President Obama announced Thursday that his administration will let health insurers extend existing health plans on the individual and small-group markets into 2014. The administrative policy change will let insurers reach out to the millions of Americans being dropped from their plans so that they can renew their insurance for another year while the market adjusts to new Obamacare regulations.
"I completely get how upsetting this could be for a lot of Americans, particularly after assurances they heard from me," Mr. Obama said from the White House briefing room. "To those Americans, I hear you loud and clear."
Insurers that extend existing plans must also notify consumers of what protections these renewed plans do not include. They must also notify customers that there are more options available on the new Obamacare marketplaces that offer better coverage, and that tax credits are available for many consumers. While insurers will be able to let customers keep their existing plans for another year, they will not be able to let new customers buy these existing plans that do not meet new Obamacare standards.
Now that the new Obamacare insurance marketplaces are opening, more than 4,800,000 people across the country are being dropped from their insurance plans, according to the latest CBS News tally. Plans are being canceled if they fail to meet the health care law's 10 minimum standards, including maternity care, emergency visits, mental health treatment and pediatric dental care.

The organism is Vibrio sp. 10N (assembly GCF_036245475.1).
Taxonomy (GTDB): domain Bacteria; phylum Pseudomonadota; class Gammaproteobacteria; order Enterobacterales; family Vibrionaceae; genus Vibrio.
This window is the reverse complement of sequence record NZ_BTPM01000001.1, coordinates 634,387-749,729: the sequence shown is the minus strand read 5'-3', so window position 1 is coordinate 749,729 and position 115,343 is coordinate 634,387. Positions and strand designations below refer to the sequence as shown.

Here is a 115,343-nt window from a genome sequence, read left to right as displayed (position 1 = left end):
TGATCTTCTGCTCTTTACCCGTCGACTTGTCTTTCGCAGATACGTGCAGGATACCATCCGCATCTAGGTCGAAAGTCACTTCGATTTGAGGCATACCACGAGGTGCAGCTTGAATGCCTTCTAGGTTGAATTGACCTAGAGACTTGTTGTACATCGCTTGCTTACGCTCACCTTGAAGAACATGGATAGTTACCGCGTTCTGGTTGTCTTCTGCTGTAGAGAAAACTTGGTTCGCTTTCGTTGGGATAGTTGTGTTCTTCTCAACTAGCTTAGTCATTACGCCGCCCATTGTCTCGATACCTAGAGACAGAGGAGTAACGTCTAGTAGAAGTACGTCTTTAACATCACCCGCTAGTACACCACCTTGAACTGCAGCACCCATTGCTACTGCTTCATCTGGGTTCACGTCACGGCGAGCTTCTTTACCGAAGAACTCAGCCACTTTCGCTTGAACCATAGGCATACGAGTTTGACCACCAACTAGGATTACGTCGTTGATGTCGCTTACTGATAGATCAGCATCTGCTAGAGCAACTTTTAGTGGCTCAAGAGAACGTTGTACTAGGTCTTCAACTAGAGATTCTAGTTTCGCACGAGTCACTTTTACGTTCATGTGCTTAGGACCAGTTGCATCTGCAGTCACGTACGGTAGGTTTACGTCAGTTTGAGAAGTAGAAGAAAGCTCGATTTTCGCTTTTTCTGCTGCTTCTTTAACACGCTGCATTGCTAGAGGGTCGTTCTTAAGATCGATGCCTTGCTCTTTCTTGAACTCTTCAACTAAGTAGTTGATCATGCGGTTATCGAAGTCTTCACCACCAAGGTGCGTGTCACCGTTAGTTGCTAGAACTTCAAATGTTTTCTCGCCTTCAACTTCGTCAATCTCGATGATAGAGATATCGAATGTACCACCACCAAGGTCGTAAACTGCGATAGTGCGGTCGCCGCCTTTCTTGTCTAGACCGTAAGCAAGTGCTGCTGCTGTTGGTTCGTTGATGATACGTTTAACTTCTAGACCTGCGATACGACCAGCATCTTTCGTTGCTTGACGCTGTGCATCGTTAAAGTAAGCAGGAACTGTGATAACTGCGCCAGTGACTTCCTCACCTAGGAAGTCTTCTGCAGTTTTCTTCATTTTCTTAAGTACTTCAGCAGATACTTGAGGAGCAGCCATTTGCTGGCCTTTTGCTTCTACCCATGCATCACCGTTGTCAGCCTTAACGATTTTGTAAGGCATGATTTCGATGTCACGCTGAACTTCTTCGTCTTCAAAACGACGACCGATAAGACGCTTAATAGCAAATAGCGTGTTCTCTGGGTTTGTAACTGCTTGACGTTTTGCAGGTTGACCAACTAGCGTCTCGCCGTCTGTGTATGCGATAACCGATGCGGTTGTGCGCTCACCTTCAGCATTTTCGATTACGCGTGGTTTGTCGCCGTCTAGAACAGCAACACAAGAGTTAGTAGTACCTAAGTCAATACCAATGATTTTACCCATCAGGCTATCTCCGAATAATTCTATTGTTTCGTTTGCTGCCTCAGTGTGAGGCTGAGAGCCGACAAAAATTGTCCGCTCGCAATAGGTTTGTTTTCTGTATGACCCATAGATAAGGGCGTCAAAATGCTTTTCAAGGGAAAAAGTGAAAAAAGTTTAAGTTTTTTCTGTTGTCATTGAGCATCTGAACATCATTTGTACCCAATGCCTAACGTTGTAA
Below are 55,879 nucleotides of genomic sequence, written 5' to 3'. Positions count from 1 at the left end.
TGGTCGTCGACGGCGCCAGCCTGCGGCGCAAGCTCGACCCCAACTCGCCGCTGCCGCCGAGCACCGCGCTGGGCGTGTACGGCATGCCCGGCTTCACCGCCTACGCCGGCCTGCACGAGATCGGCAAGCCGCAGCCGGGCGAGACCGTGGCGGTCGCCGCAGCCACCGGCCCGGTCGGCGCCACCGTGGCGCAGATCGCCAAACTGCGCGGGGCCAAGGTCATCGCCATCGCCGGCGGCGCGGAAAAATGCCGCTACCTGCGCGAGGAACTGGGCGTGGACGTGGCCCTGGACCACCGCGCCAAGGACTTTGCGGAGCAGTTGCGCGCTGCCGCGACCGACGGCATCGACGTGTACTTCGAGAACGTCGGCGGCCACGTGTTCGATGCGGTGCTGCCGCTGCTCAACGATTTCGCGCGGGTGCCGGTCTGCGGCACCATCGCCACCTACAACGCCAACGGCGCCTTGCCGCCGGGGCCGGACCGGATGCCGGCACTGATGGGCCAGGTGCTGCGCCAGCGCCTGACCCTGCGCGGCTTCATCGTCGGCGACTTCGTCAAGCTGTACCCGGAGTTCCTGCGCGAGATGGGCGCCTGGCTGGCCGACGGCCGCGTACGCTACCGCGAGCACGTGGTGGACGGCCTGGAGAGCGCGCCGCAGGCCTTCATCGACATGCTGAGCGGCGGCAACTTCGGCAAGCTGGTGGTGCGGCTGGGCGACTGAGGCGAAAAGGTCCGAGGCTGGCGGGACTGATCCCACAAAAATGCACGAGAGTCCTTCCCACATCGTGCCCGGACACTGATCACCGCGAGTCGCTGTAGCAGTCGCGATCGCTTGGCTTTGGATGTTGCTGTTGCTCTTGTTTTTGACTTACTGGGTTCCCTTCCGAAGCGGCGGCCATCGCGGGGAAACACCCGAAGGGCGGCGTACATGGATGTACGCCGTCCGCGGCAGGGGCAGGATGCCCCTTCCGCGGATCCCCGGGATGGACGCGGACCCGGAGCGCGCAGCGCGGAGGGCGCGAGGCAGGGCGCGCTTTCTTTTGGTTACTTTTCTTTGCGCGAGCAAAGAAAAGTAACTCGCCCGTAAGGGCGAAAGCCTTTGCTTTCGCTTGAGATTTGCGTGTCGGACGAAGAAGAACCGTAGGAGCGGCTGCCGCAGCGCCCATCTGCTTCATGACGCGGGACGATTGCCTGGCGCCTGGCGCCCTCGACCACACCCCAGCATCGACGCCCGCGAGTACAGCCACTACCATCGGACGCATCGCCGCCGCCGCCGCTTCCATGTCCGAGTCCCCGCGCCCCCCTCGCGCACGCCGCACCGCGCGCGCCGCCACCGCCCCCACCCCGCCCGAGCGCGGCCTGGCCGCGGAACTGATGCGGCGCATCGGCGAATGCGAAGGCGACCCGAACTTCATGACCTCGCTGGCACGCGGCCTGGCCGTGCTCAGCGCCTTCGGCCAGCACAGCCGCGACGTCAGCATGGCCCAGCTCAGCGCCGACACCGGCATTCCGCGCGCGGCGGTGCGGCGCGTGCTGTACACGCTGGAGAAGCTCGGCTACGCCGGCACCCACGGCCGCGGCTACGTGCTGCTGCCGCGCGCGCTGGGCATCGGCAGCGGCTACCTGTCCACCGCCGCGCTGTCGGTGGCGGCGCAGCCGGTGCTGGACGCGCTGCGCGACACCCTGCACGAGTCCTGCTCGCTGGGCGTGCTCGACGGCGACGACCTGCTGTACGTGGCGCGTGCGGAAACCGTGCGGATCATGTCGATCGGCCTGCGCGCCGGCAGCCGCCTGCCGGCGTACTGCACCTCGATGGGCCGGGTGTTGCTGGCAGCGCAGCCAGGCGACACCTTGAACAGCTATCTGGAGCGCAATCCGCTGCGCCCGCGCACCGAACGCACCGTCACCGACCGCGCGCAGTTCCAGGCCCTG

The dropped plans seemingly violate Mr. Obama's 2009 campaign pledge that, "If you have insurance that you like, then you will be able to keep that insurance."
"It's clear the American people simply can't trust this White House," he said. "The only way to fully protect the American people is to scrap this law once and for all. There is no way to fix this."
Mr. Obama acknowledged Thursday that he will "have to win back some credibility on this health care law in particular and on a whole range of these issues in general."
He added, "I think it's fair to say the [Obamacare] rollout has been rough so far, and I think everybody understands I'm not happy the rollout has been wrought with a whole range problems I've been deeply concerned about."
The president's stance on the problem of dropped plans has shifted significantly in the past few weeks -- while he has now apologized for the issue and has acknowledged it is a problem, he initiallysuggested that he wasn't breaking his promise. Late last month, Mr. Obama pointed out that plans that existed before the Affordable Care Act was enacted were "grandfathered in" to the system -- consumers only lost coverage if insurers altered those policies after the law took effect. In that case, Mr. Obama said, insurers had to "replace them with quality, comprehensive coverage."
Mr. Obama conceded to CBS News chief White House correspondent Major Garrett, "My expectation was that for 98 percent of the American people, either it genuinely wouldn't change at all or they'd be pleasantly surprised with the options in the marketplace and that the grandfather clause would cover the rest. That proved not to be the case. And that's on me. And the American people -- those who got cancellation notices do deserve and have received an apology from me."
The problem, meanwhile, has been compounded by the fact that many people have been unable or discouraged from shopping the new Obamacare marketplaces because of the significant technical problems with HealthCare.gov and some state-run Obamacare websites.
The Health and Human Services Department reported Wednesday that just over 106,000 people have enrolled in plans on the new marketplaces so far -- well below the approximately 500,000 enrollees the administration was expecting to see in the first month of open enrollment.